Honda Civic Review
Honda’s latest Civic - British-built and now in its 10th generation - has grown in size which means usable space has increased too. All models are well-specified, notably with safety equipment (often lacking on lower trim levels) and now there is a diesel in addition to the two petrol engines available at the car’s 2017 launch. Honda has just added a saloon body to the range too.
Since those first Civics of the 1970s, the name has always been associated with both a distinctive shape and practical nature. Each generation grows in size and this time it adds a whopping 218mm in length for the hatchback, giving it a significant change in profile.
Looks-wise, the hatchback could easily be a saloon with the rear haunch flowing smoothly into the tail lights. But Honda adds a true saloon for those after a booted variant, a full 72mm longer still. The front is slenderer than the outgoing model and American-style amber side lights grace the front wheel arches. There are some complicated forms on the car, with the shoulder line ending and changing direction over the rear door handles for example, but it should be celebrated for not following the pack: there’s no mistaking a Civic.
Inside, the new Civic feels very much more up-to-date with just one main display supplementing the instruments ahead of the driver. (The previous car used a third display set deep into the centre of the dashboard.) Initially the facia appears somewhat busy with different surfaces and textures but information is in fact concise and clearly presented.
Due to the extended length (and wheelbase) the cabin feels roomier even though the car is lower. The finish around the cabin is reasonable and robust enough for the challenges of family life. The hatchback’s rear window is still split by a spoiler which reduces visibility somewhat but it is an improvement on the previous generation.
It is clear there has been much thought into the car’s usability and details like the parcel shelf which retracts into a roller at one side are great, saving space over the usual car-wide item which needs stowing somewhere when not in use.
The range is a busy one with seven trim levels from SE up to Prestige. Thankfully all come with what most customers would describe as the essentials from DAB radio to parking sensors, Collision Mitigation Braking System to adaptive cruise control.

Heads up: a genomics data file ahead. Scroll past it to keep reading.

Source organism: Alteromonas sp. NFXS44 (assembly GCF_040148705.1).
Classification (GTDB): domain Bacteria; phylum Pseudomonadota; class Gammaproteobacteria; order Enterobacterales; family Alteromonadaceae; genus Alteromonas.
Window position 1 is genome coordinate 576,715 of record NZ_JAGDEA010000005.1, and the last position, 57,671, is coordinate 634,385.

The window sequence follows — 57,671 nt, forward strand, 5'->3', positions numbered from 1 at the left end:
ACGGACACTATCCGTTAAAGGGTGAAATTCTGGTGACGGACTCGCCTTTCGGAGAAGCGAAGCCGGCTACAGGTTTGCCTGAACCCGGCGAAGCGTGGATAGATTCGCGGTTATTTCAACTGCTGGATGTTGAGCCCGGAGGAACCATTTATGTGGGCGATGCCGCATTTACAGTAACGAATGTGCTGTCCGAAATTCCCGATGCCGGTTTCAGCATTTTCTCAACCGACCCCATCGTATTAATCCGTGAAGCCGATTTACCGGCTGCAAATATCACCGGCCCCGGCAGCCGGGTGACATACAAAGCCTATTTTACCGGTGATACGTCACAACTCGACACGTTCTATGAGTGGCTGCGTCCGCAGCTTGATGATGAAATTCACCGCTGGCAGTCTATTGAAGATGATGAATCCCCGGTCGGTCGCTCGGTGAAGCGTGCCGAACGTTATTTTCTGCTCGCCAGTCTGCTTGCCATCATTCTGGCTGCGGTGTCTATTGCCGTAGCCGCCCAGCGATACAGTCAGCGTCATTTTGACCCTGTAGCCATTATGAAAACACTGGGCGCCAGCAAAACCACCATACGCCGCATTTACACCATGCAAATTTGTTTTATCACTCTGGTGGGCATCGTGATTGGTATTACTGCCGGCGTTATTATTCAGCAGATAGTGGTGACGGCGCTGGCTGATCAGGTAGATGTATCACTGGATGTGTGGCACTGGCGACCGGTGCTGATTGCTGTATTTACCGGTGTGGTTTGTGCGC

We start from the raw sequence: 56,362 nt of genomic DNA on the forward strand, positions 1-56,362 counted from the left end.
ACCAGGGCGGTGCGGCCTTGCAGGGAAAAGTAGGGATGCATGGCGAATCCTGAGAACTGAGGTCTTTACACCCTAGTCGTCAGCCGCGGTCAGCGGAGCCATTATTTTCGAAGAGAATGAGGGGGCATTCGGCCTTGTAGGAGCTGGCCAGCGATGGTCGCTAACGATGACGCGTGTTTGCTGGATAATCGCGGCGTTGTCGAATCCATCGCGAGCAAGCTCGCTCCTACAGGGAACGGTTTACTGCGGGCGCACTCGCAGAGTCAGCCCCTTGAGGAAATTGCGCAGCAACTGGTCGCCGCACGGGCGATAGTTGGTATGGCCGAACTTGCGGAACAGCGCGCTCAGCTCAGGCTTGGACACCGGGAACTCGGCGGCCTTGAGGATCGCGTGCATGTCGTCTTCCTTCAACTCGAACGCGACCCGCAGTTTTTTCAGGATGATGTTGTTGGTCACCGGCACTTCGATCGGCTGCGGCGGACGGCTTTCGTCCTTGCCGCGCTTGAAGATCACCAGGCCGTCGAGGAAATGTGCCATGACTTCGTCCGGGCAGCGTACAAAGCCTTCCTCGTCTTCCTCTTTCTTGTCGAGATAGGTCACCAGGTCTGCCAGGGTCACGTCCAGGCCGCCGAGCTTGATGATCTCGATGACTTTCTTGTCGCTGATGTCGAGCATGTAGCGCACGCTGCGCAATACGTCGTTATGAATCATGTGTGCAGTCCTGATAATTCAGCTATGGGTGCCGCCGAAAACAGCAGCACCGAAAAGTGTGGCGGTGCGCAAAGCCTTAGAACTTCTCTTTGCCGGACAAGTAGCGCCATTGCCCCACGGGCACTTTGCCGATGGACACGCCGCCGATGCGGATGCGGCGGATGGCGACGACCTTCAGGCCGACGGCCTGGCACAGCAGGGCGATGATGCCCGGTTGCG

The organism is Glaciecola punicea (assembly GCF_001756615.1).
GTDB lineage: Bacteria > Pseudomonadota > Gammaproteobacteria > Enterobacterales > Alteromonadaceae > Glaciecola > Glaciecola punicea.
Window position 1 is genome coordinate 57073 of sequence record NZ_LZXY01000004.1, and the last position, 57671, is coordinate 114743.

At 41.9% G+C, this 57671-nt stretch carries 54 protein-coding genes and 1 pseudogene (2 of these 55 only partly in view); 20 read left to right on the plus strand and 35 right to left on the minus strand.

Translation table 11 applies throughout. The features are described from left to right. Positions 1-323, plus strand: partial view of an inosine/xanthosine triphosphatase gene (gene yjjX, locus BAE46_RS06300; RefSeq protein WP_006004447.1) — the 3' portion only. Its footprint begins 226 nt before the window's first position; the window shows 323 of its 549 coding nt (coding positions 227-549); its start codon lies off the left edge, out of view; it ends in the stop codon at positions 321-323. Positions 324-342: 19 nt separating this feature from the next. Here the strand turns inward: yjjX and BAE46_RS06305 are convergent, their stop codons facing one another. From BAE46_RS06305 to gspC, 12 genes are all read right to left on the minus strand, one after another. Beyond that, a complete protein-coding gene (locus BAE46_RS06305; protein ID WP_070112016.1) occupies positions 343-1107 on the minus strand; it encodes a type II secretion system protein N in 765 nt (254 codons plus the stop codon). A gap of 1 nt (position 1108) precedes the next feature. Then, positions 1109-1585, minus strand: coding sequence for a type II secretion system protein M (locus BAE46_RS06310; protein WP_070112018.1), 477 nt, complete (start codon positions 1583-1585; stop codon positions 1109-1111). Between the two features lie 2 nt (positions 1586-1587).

The one-litre petrol is a turbocharged three-cylinder generating an impressive 126 PS. It is smooth, although becomes much more vocal as the revs climb toward 4,000 rpm; to realise this little engine’s power, it does need to be revved too. The 1.5-litre petrol engine - available in hatchback models only - is also refined and needs to be worked much less to deliver quite respectable performance. And now there is the 120 PS 1.6-litre diesel.
The petrol engines are available with a slick manual or continuously variable transmission (CVT) automatic gearbox. The diesel’s automatic option is Honda’s smooth nine-speed unit.
Driving the new diesel
With the trend towards petrol engines, it is interesting to see the diesel added at this stage. However, for those eating the motorway miles, its economy will be hugely appreciated. It is refined, torquey and very well matched to the car. Power delivery is pleasingly progressive, picking up comfortably from low revs which makes it extremely relaxed.
One of the biggest plus points of the new Civic is its ride quality. During our test of the various models, all remained extremely composed over some particularly poor quality road surfaces and speed humps. The Adaptive Damper System, while making the ride perhaps a little firm for regular driving, worked particularly well through the corners where the setting reduces body roll considerably.
Overall, the new Civic is no longer compact but its growth is reflected in its increased practicality. Good perceived build quality, sensible engines and unique design give it an appeal all of its own.
About the Author
Andrew is a freelance motoring journalist with a background in IT and the vehicle leasing industry. With a lifetime’s passion for all things automotive, he can be found behind the wheel of everything from vans to supercars. In addition to reviewing the latest vehicles and technology, Andrew also runs a couple of classic British motors. He lives at the edge of the Peak District with his son and cat.
Andrew Wright @theMotorWriter